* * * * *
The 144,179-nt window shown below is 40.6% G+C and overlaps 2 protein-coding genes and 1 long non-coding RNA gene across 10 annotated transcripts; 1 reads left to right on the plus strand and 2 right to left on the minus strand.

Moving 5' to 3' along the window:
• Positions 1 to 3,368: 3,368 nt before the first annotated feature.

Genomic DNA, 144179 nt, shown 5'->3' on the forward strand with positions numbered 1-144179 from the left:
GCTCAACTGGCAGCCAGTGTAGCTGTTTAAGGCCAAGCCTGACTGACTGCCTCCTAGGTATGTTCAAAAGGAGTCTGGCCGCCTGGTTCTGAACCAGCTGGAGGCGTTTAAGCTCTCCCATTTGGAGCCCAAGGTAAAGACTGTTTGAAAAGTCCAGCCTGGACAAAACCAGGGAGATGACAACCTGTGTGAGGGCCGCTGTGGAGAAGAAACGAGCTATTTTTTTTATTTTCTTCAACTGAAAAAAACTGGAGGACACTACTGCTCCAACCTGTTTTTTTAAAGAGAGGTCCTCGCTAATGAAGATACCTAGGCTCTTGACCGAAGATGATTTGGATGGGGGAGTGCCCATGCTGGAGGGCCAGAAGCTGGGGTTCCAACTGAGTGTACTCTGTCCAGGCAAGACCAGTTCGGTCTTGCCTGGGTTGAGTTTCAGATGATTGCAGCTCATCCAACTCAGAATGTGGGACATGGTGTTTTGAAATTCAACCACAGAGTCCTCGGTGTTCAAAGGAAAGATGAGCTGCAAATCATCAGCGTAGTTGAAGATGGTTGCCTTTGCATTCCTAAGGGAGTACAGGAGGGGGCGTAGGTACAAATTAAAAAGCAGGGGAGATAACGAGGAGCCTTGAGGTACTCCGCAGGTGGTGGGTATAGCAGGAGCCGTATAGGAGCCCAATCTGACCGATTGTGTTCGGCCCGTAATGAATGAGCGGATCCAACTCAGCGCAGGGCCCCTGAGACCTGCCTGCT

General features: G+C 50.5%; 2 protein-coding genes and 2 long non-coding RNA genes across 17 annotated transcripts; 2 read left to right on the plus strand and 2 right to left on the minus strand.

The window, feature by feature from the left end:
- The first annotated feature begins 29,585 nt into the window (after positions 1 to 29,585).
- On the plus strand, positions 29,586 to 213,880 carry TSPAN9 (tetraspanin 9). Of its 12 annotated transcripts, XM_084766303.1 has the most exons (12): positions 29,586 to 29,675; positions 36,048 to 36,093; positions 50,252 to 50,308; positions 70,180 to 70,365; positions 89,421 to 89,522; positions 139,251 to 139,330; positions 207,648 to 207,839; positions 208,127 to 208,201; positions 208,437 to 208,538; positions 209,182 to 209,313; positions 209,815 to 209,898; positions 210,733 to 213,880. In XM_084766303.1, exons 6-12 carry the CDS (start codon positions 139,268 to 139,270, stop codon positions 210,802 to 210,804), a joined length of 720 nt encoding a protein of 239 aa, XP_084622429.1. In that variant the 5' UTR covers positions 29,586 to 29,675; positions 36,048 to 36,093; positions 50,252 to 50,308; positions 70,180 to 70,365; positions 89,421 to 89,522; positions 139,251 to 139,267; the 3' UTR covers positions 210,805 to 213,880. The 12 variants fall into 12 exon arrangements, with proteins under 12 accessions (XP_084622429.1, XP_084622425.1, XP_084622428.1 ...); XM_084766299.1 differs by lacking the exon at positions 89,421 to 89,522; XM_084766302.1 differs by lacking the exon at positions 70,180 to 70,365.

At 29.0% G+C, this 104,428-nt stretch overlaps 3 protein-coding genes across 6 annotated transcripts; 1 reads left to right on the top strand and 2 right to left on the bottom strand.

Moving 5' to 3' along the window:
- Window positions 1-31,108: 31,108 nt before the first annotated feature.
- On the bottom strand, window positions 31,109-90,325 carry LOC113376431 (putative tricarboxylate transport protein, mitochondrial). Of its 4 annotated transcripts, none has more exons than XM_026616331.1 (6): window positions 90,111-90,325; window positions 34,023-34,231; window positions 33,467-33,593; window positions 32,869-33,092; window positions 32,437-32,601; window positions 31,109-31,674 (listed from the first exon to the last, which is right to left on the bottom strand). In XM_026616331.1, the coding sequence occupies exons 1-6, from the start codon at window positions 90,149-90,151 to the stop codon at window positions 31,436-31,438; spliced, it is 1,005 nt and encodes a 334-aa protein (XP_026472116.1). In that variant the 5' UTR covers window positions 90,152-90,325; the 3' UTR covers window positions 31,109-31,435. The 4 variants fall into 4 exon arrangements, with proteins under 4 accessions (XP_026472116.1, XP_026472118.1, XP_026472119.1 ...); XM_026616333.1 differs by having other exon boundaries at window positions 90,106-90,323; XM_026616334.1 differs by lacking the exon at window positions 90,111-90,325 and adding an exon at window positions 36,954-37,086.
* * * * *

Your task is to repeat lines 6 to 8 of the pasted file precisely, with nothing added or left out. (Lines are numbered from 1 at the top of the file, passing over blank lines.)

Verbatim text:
General features: G+C 50.5%; 2 protein-coding genes and 2 long non-coding RNA genes across 17 annotated transcripts; 2 read left to right on the plus strand and 2 right to left on the minus strand.

The window, feature by feature from the left end:
- The first annotated feature begins 29,585 nt into the window (after positions 1 to 29,585).